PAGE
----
Salmon farm on Scotland’s west coast

Silver spoon lairds’ fish farming attack is a huge own goal

Scotland’s salmon farming industry was under attack again this week from its regular detractors in the wild fish lobby.

Normally, criticism from this quarter might be shrugged off by salmon farmers, who have long been the target of the angling community, which blames the decline in wild stocks on fish farms.

But there is nothing normal about the current situation and both the grounds and the timing of the latest campaign leave a nasty taste.

In a new report, anti-salmon farm group Salmon and Trout Conservation Scotland, together with the Sustainable Inshore Fisheries Trust, demands the government cuts support for the sector because its economic value and the number of people it employs have apparently been exaggerated.

This is quite a claim for a Scottish success story that is worth more than £1 billion a year to the economy, creates thousands of jobs, often in remote rural areas, and produces the UK’s biggest food export.

The report’s authors base their logic on unchecked statistics (they even contradict their own figures) and the premise that the growth of salmon farming comes at the expense of others, including creel fishermen, recreational fishers and divers, and sea wildlife tourists.

Nowhere do they provide evidence that salmon farm sites — which if placed together would occupy just two 18-hole golf courses in our vast coastline — cannot coexist happily with all other marine users.

But it is not only the report’s unfounded assumptions, dismissed as ‘grotesque’ by the Scottish Salmon Producers Organisation, that are so objectionable.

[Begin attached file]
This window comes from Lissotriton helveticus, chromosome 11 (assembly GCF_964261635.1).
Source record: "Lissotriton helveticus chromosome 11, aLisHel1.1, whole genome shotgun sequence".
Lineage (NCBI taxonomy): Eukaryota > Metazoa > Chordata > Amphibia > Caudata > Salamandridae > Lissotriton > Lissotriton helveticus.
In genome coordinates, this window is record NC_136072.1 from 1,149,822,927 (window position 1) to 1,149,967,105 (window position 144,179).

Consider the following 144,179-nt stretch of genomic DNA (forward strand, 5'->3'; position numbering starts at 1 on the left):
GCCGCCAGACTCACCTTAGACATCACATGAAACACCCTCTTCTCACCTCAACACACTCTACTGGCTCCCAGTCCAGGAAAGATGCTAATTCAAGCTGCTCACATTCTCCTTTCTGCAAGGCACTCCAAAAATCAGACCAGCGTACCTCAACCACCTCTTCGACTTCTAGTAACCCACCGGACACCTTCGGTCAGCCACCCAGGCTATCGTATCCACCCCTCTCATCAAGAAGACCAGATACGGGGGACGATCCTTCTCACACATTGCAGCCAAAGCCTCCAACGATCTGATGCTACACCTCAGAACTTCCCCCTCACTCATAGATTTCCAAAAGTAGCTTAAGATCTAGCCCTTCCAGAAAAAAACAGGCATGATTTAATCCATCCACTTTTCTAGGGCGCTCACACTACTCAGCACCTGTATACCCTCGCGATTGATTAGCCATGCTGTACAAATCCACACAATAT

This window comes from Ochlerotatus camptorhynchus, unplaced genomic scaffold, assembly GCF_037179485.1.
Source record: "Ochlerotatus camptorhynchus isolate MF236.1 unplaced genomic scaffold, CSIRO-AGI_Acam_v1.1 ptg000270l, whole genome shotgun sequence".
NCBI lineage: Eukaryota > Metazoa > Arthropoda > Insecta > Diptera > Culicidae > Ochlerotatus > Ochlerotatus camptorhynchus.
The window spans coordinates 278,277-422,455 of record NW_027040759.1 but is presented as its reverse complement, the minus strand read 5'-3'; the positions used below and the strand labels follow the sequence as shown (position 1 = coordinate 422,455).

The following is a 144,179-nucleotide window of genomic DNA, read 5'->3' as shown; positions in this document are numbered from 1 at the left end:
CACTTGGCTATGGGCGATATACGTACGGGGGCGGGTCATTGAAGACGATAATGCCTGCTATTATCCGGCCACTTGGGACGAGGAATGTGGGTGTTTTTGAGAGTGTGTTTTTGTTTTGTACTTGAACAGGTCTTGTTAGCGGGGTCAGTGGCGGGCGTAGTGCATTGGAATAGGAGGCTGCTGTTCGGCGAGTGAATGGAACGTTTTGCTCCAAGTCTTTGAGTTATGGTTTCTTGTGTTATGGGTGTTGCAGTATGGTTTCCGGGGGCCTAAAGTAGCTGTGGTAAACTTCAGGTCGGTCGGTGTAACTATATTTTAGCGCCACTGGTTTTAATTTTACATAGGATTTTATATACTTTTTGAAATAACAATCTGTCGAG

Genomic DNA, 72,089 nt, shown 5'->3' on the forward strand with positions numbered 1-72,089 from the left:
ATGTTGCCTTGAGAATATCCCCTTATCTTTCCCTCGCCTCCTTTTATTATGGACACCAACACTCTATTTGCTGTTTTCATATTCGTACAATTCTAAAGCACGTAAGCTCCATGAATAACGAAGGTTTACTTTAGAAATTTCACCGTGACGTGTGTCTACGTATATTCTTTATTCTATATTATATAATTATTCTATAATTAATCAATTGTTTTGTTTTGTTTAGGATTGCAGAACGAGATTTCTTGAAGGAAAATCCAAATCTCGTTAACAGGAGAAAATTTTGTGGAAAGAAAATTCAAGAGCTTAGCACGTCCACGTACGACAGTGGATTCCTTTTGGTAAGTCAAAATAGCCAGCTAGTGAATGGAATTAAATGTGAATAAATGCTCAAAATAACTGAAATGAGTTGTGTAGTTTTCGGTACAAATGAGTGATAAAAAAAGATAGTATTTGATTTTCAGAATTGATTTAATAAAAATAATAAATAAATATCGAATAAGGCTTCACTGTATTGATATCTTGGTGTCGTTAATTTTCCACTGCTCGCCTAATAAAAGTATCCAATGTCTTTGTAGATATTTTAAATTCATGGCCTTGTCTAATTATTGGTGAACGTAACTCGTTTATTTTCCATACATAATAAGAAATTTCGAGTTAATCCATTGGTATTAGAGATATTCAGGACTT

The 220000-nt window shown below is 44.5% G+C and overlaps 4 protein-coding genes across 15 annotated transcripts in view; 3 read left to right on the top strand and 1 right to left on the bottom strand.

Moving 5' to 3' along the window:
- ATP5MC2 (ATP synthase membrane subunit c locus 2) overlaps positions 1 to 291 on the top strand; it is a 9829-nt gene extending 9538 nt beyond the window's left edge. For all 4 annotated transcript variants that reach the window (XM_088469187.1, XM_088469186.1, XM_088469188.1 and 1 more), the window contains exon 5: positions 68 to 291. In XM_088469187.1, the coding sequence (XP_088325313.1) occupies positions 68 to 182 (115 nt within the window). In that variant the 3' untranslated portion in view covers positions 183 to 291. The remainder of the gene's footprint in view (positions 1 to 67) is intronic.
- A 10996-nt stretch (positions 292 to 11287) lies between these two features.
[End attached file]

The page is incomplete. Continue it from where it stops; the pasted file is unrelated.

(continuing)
Fish farmers, designated key workers by the government, have toiled throughout the coronavirus crisis to maintain a steady supply of salmon to the supermarkets.

Their role is vital, as is that of the fish processors, boat crews, hauliers and sales and distribution teams who help to put food on the table.

Undermining all their efforts are wealthy river owners, a small but vocal elite, motivated by their determination to protect their riparian inheritance and too blinkered to see how shameful their defence of privilege looks at a time like this.

Their grievances against aquaculture have for years played on environmental concerns but with wild salmon depleted in east coast rivers as well as in England, where there are no farms, they have had to change tack, thus their focus on salmon jobs.

Given the circumstances, though, a report that pits hard working food producers against silver spoon sports fishermen is a massive own goal, one that will be remembered the next time the angling lairds take aim from their estates.

This article by Jenny Hjul first appeared in The Times on Tuesday 5 May 2020



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Advocating responsible aquaculture. Independent of, but working alongside, the Scottish salmon sector.